Impressive city compilation highlights more than just great music.
Last week the forward thinking art collective, Shifty Bits Cult, released Fredericton’s Mine, a collection of songs showcasing many of the city’s current music makers. Designed as equal parts celebration and awareness of the many talented musicians making waves throughout the city these days, the project also incorporates an important visual element, pairing each selection with a unique work of art as a means of encouraging cross-collaboration and appreciation between arts disciplines – a move many local artists recognise as essential to further strengthen the city’s thriving arts community.
“Music and art go hand in hand,” said Stefan Westner, a local artist, performing musician and a member of the ShiftWork art collective. He feels these type of collaborations help to broaden the arts audience beyond just artists supporting artists. “It’s one thing for visual artists and musicians to support each other’s projects as consumers. There has to be people listening to the songs and looking at the artwork. But what happens when the barrier is broken and the two groups get involved in each other’s projects is both unpredictable and inspiring for both parties. It also has potential for a great and maybe more lasting effect on the audience of both or either.”
With a large number of artists residing, creating and interacting within the city’s downtown core, Westner feels the tight quarters help make these types of collaboration possible. Size has its benefits.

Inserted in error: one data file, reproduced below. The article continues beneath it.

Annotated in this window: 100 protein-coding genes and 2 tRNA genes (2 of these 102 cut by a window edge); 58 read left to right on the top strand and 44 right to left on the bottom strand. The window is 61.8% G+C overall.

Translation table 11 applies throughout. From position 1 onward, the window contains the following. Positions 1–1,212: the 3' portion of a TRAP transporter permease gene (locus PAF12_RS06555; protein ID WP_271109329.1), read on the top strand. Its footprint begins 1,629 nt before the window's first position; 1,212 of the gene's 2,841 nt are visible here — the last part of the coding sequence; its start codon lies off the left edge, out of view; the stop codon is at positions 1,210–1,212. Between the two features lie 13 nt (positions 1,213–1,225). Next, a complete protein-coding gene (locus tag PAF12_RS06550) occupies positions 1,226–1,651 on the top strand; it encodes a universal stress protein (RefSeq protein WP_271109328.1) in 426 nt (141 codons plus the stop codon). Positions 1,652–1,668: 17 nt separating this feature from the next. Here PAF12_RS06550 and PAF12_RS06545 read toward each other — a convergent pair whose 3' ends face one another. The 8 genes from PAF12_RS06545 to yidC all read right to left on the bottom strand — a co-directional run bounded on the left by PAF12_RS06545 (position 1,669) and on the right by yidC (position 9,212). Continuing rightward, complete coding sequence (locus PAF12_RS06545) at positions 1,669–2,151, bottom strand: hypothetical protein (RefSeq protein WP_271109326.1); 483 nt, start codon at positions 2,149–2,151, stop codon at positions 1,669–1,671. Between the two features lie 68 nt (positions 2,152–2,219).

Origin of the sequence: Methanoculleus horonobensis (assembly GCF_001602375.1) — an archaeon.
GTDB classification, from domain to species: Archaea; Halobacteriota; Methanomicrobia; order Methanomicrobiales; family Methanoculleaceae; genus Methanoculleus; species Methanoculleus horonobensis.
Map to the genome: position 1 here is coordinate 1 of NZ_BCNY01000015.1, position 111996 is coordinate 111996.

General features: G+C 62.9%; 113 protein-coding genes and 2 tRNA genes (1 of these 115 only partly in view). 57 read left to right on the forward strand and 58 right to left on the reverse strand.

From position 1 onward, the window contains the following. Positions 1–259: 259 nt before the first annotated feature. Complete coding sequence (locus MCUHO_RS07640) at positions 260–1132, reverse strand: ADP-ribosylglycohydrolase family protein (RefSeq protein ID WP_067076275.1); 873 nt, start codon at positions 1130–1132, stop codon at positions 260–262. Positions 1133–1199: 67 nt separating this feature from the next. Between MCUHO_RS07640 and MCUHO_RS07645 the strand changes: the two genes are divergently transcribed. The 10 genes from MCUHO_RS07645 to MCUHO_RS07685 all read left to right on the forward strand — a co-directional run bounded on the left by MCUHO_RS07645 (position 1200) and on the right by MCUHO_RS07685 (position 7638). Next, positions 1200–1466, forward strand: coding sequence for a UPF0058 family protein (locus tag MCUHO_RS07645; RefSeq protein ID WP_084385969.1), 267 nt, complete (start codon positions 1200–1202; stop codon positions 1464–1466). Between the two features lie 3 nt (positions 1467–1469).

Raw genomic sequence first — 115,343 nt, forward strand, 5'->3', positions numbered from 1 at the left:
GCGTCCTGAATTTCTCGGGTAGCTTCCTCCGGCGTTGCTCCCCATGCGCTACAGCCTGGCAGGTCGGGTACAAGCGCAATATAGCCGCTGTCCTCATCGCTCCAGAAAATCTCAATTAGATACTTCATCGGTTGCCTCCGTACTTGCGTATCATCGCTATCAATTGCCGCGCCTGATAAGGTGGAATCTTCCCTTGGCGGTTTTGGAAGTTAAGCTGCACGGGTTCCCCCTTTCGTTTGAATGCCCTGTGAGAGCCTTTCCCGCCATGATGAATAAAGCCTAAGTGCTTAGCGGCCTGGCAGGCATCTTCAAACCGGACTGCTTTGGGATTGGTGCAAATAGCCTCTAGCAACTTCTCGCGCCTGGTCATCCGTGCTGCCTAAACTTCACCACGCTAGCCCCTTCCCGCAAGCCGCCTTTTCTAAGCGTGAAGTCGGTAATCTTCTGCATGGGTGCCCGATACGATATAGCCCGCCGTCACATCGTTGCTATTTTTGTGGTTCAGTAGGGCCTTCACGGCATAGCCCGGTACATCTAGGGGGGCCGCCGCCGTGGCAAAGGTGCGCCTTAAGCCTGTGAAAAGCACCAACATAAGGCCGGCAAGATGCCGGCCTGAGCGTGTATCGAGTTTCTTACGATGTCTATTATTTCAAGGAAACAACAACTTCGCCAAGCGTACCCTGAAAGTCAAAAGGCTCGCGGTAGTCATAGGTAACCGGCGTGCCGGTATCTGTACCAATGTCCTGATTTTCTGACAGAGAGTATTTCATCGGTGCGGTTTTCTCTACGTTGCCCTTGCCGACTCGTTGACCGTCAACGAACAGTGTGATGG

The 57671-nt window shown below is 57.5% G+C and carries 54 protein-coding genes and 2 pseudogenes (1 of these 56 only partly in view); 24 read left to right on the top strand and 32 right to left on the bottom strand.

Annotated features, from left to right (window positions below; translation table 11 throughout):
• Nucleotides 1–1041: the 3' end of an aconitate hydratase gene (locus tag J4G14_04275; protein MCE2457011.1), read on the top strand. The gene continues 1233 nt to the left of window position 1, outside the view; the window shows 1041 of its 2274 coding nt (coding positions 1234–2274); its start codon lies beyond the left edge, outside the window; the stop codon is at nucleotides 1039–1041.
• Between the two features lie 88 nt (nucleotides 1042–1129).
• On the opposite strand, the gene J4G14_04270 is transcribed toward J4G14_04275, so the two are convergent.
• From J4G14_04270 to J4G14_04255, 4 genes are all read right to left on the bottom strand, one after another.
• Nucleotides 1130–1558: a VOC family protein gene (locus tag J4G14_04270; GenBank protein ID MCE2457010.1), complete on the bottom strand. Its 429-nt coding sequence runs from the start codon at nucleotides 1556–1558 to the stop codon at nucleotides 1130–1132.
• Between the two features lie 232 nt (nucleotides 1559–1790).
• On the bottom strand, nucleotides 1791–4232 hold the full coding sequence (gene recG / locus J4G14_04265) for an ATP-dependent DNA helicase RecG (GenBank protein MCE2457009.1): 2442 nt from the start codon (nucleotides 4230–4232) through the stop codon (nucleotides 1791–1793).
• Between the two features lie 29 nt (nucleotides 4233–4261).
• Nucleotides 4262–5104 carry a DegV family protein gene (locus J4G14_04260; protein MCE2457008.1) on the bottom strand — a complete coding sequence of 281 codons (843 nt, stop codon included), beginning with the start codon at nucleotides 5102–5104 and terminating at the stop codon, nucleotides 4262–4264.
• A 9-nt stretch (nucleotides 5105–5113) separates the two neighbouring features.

“In Fredericton, it’s both easier and more essential for artistic collaboration across disciplines,” he said. “Our individual scenes are pretty small, and rely on each other for support. The good thing is this also makes it easier to get in touch with people in other genres, disciplines or media.”
By organising festivals, town hall meetings and public art exhibits, the Shifty Bits Cult and ShiftWork have both been working hard to bring artists together. Fredericton’s Mine is the latest in an ongoing series of projects that help to foster artistic creativity, inspiration and appreciation from a broader audience.
“It can be easy to get trapped in a sphere of influence for any artist,” said Westner. “Constantly looking for inspiration and developing new ideas is what keeps a scene fresh and vibrant. Just as learning a new technique or jamming with a new person can open up possibilities, engaging with a completely different form of art can trigger results no one expected.”
Connexion ARC’s Sophia Bartholomew has witnessed the power of collaboration first hand through the many exhibits she has helped facilitate through the city’s only artist-run-centre. Connexion ARC (formerly Gallery Connexion) is one of Fredericton’s longest running collaborative art spaces with programming that draws from a limitless scope of creative disciplines.
“I like the metaphor of drafting off each other – like in cycling – so that everyone’s not going alone against a brutal headwind,” she said. “Sharing time and skills and momentum is a really good thing, whenever possible. I think in art and music and theatre and film there’s this shared interest in wanting to make something new – to contribute to the visible surface of the world. In Fredericton particularly, I think it’s also a shared interest in making something happen here – because if you don’t do it, it might not happen otherwise.”
With 41 tracks spread over the two components of this digital release and contributions from over 20 individual artists, Fredericton’s Mine is an achievement worth celebrating and a shining example of the wonderful community that exists here in the City of Stately Elms.